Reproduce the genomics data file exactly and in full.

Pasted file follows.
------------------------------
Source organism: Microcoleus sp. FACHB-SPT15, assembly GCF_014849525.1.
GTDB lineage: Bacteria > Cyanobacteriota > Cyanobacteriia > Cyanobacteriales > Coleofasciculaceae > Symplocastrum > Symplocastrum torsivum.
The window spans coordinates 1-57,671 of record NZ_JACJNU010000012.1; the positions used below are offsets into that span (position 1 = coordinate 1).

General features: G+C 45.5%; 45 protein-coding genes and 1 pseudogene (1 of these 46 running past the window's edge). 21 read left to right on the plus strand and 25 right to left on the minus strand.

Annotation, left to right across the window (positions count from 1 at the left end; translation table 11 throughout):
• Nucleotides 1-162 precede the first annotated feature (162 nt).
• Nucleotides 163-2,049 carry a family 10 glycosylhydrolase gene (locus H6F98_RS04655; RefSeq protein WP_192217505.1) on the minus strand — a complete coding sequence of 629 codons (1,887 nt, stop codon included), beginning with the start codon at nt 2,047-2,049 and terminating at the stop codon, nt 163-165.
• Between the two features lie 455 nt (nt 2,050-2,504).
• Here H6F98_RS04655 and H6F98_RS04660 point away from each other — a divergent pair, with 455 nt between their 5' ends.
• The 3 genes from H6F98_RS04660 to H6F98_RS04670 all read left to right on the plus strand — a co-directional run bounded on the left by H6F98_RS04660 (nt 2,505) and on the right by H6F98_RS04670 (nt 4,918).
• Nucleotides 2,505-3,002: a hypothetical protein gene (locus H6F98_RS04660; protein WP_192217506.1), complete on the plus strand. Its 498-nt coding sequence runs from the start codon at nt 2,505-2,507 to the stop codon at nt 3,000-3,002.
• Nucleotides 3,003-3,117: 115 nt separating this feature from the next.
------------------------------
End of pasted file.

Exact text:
Source organism: Microcoleus sp. FACHB-SPT15, assembly GCF_014849525.1.
GTDB lineage: Bacteria > Cyanobacteriota > Cyanobacteriia > Cyanobacteriales > Coleofasciculaceae > Symplocastrum > Symplocastrum torsivum.
The window spans coordinates 1-57,671 of record NZ_JACJNU010000012.1; the positions used below are offsets into that span (position 1 = coordinate 1).

General features: G+C 45.5%; 45 protein-coding genes and 1 pseudogene (1 of these 46 running past the window's edge). 21 read left to right on the plus strand and 25 right to left on the minus strand.

Annotation, left to right across the window (positions count from 1 at the left end; translation table 11 throughout):
• Nucleotides 1-162 precede the first annotated feature (162 nt).
• Nucleotides 163-2,049 carry a family 10 glycosylhydrolase gene (locus H6F98_RS04655; RefSeq protein WP_192217505.1) on the minus strand — a complete coding sequence of 629 codons (1,887 nt, stop codon included), beginning with the start codon at nt 2,047-2,049 and terminating at the stop codon, nt 163-165.
• Between the two features lie 455 nt (nt 2,050-2,504).
• Here H6F98_RS04655 and H6F98_RS04660 point away from each other — a divergent pair, with 455 nt between their 5' ends.
• The 3 genes from H6F98_RS04660 to H6F98_RS04670 all read left to right on the plus strand — a co-directional run bounded on the left by H6F98_RS04660 (nt 2,505) and on the right by H6F98_RS04670 (nt 4,918).
• Nucleotides 2,505-3,002: a hypothetical protein gene (locus H6F98_RS04660; protein WP_192217506.1), complete on the plus strand. Its 498-nt coding sequence runs from the start codon at nt 2,505-2,507 to the stop codon at nt 3,000-3,002.
• Nucleotides 3,003-3,117: 115 nt separating this feature from the next.